The implementation of smart working is no longer an isolated fact. Every day, more companies join this practice that will lay the foundation for the future of work. Likewise, its acceptance and inclusion goes beyond and has spread to countries that have developed initiatives and even specific legislation, such as Italy, the United Kingdom and the Netherlands.
More and more organisations are seeing the benefits of flexible work. In a survey of more than 17,000 entrepreneurs from 80 countries, 60% considered flexible work to be more profitable and environmentally sustainable, 41% said productivity increased and more than 30% indicated a better staff motivation.
The Smart Working Observatory of the Polytechnic of Milano
The Smart Working Observatory was officially founded in 2012 as part of a broader research framework that has, for more than 10 years, been concerned with studying changes in how people work. The Observatory aims to be a point of reference for the development of a culture of innovation in working models from a 'smart working' perspective and to develop methodologies based on a multidisciplinary approach that can support decision makers.
We had the opportunity to interview its director, Fiorella Crespi, to know in detail the work done by the observatory in the implementation of Smart Working in Italy that you can read here.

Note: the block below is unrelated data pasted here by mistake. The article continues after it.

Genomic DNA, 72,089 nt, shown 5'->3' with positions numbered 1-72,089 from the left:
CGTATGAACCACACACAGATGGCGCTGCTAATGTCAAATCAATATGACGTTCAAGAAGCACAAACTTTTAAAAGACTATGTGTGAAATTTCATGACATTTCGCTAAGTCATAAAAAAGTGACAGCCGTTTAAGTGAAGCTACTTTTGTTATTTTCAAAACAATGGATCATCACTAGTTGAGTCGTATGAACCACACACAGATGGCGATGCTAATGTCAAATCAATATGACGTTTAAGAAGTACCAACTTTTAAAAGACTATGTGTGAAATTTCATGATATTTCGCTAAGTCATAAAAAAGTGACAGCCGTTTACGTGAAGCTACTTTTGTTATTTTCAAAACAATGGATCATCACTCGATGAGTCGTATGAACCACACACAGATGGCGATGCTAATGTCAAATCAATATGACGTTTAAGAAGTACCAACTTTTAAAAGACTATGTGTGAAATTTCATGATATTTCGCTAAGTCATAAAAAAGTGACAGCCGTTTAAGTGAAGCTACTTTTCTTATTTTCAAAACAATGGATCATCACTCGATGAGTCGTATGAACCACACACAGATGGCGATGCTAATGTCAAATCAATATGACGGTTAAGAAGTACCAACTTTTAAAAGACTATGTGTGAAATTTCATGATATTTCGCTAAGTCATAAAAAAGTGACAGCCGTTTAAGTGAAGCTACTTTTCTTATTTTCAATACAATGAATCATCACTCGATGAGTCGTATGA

The Way We Work in the UK
The Way We Work (TW3) is the UK government's smart working program. This program is helping people adopt the most modern and evidence-based form of flexible work called "Intelligent Work". And it is the basis on which the new Government Centers will be built.
The world of work is changing. People no longer need to sit at their desk - they can work smarter, in a way that saves resources, empowers the individual and improves productivity. TW3 is helping the government move away from job models and management practices that were appropriate for the twentieth century, but not for today.
The Netherlands and the "Smart Work Center"
The first "Smart Work Center" opened in Almere, a fast-growing Dutch city with about 186,000 inhabitants. The majority of its inhabitants worked for companies in Amsterdam and other cities, which implied a trip of 30 to 40 kilometres in each direction to go to work.
The first solution was telework, but many managers were not comfortable with letting their employees stay at home all day long and many workers find it difficult to concentrate on their work when they are surrounded by distractions. It is here that the authorities began to look for a "third way" that combines the advantages of staying at home with the benefits of going to work - such as a good working environment and contact with other people.
Hence the idea of creating these "Smart Work Centers" in satellite cities. In this way, the inhabitant of Almere, for example, no longer has to travel 40 kilometers to go to work but can go to a place much closer to home where they can concentrate on their tasks, meet other people, drink coffee And do almost all the things they would normally do in their workplace.
This innovative way of working has proved incredibly popular among professionals and so-called "knowledge workers". The practice has spread rapidly and there are now over 100 "Smart Work Center" in the Netherlands, with new ones opening almost every month.